Bulimia neurosis


What is bulimia?

Bulimia, also called bulimia nervosa, is a type of eating disorder. Bulimia is characterized by crises of covert binge eating followed by the application of inappropriate methods of weight control, for example, patient-induced vomiting (purging), abuse of laxatives and diuretics, or excessive physical exertion. Like anorexia, bulimia is a psychological disorder. It is another condition that crosses the lines of uncontrollable dieting. The binge-purge cycle can quickly become a fixation, similar to an addiction to a certain type of medication or drug. Usually, the disease appears after undergoing a series of failed diet attempts.

Bulimia affects an average of 3% of women during a given period of their lives. Bulimia is estimated to affect approximately 6% of teenage girls and 5% of young women attending college or university. About 10% of all diagnosed cases of bulimia affect male patients. Bulimics are also prone to other fixations, obsessions, emotional disorders and addictions. Twenty to 40% of women suffering from bulimia have a medical history of drug and alcohol use problems, suggesting that many affected women experience difficulty controlling their behavioral impulses.

Unlike anorexics, bulimics go through significant weight fluctuations, but their weight loss is not as severe or obvious as that of anorexics. The long-term prognosis for bulimics is slightly better than for anorexics, and their recovery rate is higher. Nevertheless, many bulimics continue to binge eat to some degree even after the recovery period.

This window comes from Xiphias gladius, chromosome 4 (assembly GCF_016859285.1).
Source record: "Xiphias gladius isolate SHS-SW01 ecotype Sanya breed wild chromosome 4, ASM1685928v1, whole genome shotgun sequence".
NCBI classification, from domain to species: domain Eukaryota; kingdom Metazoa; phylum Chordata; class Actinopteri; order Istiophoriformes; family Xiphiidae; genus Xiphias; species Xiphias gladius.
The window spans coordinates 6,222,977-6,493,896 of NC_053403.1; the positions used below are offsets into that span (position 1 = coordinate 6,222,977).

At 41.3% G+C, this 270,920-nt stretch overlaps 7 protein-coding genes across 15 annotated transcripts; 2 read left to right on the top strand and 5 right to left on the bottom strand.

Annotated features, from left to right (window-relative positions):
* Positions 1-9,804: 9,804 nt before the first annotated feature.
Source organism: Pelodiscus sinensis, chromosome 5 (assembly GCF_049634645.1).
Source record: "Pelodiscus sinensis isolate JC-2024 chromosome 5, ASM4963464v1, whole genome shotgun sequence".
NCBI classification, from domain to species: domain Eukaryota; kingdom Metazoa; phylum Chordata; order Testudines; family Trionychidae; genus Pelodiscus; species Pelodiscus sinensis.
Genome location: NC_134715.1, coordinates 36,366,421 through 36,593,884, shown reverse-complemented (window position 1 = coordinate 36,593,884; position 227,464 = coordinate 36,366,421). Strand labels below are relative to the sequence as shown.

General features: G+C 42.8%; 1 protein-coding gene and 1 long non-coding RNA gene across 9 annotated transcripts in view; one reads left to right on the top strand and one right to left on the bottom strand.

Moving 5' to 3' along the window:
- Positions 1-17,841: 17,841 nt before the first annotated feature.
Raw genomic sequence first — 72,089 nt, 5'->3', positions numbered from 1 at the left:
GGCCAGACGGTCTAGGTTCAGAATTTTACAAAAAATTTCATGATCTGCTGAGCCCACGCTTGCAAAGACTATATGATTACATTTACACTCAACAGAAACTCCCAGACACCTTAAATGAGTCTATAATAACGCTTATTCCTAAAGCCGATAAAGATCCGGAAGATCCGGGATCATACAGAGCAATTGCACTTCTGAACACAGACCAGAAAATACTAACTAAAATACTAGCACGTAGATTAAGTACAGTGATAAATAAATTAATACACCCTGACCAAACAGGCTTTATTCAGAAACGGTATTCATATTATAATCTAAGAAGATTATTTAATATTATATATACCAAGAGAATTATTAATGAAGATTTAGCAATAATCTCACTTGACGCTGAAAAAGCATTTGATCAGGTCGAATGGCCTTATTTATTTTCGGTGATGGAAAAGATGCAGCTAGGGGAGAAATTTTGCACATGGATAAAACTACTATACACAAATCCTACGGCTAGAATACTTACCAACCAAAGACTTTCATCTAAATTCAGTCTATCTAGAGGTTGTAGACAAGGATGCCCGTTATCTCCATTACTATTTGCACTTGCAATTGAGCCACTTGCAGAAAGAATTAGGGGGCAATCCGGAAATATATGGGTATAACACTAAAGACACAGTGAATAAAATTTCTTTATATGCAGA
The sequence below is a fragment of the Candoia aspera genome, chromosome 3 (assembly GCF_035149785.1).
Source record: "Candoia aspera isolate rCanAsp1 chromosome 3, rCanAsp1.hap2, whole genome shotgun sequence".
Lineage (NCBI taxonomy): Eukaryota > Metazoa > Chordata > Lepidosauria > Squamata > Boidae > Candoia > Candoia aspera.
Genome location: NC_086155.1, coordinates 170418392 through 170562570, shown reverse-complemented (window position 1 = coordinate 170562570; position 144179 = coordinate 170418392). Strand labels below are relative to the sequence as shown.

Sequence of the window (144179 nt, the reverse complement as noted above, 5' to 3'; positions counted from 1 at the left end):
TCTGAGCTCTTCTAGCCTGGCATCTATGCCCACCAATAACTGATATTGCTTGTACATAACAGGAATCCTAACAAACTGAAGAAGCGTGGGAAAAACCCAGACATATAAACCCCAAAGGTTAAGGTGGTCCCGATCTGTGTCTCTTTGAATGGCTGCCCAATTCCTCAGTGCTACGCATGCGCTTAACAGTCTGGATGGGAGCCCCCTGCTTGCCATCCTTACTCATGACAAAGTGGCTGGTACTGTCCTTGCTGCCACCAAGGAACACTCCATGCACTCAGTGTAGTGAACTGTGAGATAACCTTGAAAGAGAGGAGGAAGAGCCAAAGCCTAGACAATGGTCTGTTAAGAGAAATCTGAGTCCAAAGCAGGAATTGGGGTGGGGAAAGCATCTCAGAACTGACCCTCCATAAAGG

Binge eating in bulimics is not due to an excessive feeling of hunger. It is a reaction to depression, stress or other feelings related to body weight, body shape or food. Binge eating often brings with it a sense of calm or happiness, but soon the feeling of self-loathing due to the sheer amount of food consumed quickly replaces the short-lived euphoria.

Often, the patient suffering from bulimia loses control during binge eating and cleansing the body becomes a way for him to regain control over his body weight. Not all bulimics undergo self-induced vomiting, abuse laxatives and diuretics, or do enemas during a crisis. Some of them are fasting in the days after the crisis. Others engage in strenuous physical exercise in order to regain control over themselves and rid their bodies of possible overeating pounds. Usually, the exhausting exercise interferes with normal daily activities or is applied at the wrong time or under unfavorable conditions, and may continue even during illness or in the presence of trauma.